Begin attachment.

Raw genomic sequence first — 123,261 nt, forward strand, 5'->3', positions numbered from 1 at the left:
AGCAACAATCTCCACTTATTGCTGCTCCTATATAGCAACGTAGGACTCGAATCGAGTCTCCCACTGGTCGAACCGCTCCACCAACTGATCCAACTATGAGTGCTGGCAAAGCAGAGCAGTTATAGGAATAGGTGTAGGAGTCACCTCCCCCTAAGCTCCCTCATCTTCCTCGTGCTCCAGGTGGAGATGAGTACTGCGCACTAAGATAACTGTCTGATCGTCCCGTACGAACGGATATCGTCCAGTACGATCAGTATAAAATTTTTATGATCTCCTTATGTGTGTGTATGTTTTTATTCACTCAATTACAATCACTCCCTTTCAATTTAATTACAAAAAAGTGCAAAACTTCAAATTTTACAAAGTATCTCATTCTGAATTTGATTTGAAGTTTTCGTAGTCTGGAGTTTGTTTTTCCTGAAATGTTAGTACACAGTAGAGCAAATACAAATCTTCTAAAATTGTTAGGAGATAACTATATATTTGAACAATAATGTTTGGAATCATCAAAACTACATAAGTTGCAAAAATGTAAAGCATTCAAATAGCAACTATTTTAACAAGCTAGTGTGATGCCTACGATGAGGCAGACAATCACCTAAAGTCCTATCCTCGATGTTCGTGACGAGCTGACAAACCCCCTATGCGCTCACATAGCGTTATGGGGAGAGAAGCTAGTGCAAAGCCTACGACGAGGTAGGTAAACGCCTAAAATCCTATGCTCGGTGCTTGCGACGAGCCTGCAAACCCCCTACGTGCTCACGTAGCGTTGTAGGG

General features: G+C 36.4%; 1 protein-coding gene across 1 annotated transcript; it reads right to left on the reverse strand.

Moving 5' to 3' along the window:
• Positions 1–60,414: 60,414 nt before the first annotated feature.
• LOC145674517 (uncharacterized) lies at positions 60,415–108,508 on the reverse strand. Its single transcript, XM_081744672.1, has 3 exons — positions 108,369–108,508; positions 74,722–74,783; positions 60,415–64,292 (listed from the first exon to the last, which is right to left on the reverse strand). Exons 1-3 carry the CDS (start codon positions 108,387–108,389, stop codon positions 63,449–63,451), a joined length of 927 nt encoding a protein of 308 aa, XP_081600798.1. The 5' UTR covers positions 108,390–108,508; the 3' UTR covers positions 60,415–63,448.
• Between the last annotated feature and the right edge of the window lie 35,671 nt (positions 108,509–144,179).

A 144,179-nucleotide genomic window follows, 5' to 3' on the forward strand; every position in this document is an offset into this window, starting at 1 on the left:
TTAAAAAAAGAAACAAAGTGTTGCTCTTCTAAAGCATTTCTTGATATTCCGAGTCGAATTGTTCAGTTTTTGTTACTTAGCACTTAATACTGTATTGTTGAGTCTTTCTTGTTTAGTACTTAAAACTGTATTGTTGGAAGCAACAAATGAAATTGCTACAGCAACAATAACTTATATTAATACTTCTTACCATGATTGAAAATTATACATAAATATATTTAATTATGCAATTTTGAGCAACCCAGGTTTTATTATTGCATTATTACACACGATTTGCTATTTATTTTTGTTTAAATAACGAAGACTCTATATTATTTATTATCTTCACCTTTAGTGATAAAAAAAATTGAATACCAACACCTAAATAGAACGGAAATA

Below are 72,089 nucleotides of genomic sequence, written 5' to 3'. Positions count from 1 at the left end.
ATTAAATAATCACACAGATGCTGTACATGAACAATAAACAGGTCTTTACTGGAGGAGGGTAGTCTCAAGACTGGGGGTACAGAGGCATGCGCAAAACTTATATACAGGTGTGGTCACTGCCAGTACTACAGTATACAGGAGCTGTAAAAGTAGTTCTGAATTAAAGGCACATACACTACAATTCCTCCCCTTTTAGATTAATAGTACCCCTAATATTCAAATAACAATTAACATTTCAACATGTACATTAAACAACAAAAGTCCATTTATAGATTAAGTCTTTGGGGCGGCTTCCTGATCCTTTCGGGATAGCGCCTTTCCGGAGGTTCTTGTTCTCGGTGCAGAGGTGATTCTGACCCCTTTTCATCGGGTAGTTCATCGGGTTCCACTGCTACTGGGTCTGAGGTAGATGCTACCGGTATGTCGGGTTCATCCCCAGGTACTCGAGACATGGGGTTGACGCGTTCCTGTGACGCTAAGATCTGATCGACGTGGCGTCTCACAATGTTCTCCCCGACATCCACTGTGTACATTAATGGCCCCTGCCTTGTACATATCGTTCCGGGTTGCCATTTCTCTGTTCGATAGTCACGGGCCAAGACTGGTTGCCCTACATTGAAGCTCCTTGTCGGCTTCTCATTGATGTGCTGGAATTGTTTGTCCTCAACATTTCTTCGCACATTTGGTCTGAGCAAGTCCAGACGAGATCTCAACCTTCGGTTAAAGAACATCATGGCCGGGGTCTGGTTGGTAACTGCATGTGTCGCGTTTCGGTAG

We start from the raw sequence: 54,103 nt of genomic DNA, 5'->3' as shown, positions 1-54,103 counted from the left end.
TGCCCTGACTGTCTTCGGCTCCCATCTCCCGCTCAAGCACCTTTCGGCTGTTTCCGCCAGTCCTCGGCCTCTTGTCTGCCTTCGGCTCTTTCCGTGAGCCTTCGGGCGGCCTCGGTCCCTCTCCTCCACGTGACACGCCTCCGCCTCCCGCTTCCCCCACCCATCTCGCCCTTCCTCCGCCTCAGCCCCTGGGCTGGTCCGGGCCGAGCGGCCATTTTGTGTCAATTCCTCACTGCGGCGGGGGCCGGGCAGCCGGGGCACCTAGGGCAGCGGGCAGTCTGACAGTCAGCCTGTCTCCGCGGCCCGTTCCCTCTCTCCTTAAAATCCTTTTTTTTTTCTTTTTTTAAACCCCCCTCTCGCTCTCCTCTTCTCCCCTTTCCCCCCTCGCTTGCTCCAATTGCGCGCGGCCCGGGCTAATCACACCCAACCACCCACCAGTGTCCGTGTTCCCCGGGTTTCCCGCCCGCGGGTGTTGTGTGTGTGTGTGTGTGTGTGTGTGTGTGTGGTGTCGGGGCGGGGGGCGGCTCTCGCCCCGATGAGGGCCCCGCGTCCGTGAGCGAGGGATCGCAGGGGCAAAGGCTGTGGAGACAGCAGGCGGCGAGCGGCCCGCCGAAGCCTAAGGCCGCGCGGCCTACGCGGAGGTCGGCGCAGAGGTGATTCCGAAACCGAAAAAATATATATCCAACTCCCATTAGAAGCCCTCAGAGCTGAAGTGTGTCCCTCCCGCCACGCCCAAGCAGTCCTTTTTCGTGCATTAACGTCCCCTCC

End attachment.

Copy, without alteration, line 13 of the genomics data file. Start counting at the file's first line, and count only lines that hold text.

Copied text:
TGCCCTGACTGTCTTCGGCTCCCATCTCCCGCTCAAGCACCTTTCGGCTGTTTCCGCCAGTCCTCGGCCTCTTGTCTGCCTTCGGCTCTTTCCGTGAGCCTTCGGGCGGCCTCGGTCCCTCTCCTCCACGTGACACGCCTCCGCCTCCCGCTTCCCCCACCCATCTCGCCCTTCCTCCGCCTCAGCCCCTGGGCTGGTCCGGGCCGAGCGGCCATTTTGTGTCAATTCCTCACTGCGGCGGGGGCCGGGCAGCCGGGGCACCTAGGGCAGCGGGCAGTCTGACAGTCAGCCTGTCTCCGCGGCCCGTTCCCTCTCTCCTTAAAATCCTTTTTTTTTTCTTTTTTTAAACCCCCCTCTCGCTCTCCTCTTCTCCCCTTTCCCCCCTCGCTTGCTCCAATTGCGCGCGGCCCGGGCTAATCACACCCAACCACCCACCAGTGTCCGTGTTCCCCGGGTTTCCCGCCCGCGGGTGTTGTGTGTGTGTGTGTGTGTGTGTGTGTGTGTGGTGTCGGGGCGGGGGGCGGCTCTCGCCCCGATGAGGGCCCCGCGTCCGTGAGCGAGGGATCGCAGGGGCAAAGGCTGTGGAGACAGCAGGCGGCGAGCGGCCCGCCGAAGCCTAAGGCCGCGCGGCCTACGCGGAGGTCGGCGCAGAGGTGATTCCGAAACCGAAAAAATATATATCCAACTCCCATTAGAAGCCCTCAGAGCTGAAGTGTGTCCCTCCCGCCACGCCCAAGCAGTCCTTTTTCGTGCATTAACGTCCCCTCC